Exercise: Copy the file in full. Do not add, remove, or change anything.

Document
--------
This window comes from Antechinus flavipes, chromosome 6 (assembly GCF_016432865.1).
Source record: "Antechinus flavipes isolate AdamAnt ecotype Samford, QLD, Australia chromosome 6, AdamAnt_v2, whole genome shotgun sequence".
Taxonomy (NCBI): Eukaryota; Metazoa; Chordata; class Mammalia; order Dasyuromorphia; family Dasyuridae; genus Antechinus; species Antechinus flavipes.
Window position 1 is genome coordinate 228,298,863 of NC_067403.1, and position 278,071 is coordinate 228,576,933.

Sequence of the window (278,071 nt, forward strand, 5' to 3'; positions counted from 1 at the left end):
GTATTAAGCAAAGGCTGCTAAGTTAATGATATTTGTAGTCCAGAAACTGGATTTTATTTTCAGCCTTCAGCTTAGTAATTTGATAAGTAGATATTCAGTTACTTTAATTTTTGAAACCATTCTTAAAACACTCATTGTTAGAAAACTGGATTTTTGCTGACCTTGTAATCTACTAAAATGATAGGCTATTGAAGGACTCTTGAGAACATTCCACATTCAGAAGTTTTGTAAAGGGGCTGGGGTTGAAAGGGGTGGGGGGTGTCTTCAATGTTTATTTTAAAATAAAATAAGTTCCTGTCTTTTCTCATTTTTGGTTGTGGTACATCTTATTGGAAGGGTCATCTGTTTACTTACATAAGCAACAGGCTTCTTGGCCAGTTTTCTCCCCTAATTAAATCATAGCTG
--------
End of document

This window comes from Antechinus flavipes, chromosome 6 (assembly GCF_016432865.1).
Source record: "Antechinus flavipes isolate AdamAnt ecotype Samford, QLD, Australia chromosome 6, AdamAnt_v2, whole genome shotgun sequence".
Taxonomy (NCBI): Eukaryota; Metazoa; Chordata; class Mammalia; order Dasyuromorphia; family Dasyuridae; genus Antechinus; species Antechinus flavipes.
Window position 1 is genome coordinate 228,298,863 of NC_067403.1, and position 278,071 is coordinate 228,576,933.

Sequence of the window (278,071 nt, forward strand, 5' to 3'; positions counted from 1 at the left end):
GTATTAAGCAAAGGCTGCTAAGTTAATGATATTTGTAGTCCAGAAACTGGATTTTATTTTCAGCCTTCAGCTTAGTAATTTGATAAGTAGATATTCAGTTACTTTAATTTTTGAAACCATTCTTAAAACACTCATTGTTAGAAAACTGGATTTTTGCTGACCTTGTAATCTACTAAAATGATAGGCTATTGAAGGACTCTTGAGAACATTCCACATTCAGAAGTTTTGTAAAGGGGCTGGGGTTGAAAGGGGTGGGGGGTGTCTTCAATGTTTATTTTAAAATAAAATAAGTTCCTGTCTTTTCTCATTTTTGGTTGTGGTACATCTTATTGGAAGGGTCATCTGTTTACTTACATAAGCAACAGGCTTCTTGGCCAGTTTTCTCCCCTAATTAAATCATAGCTG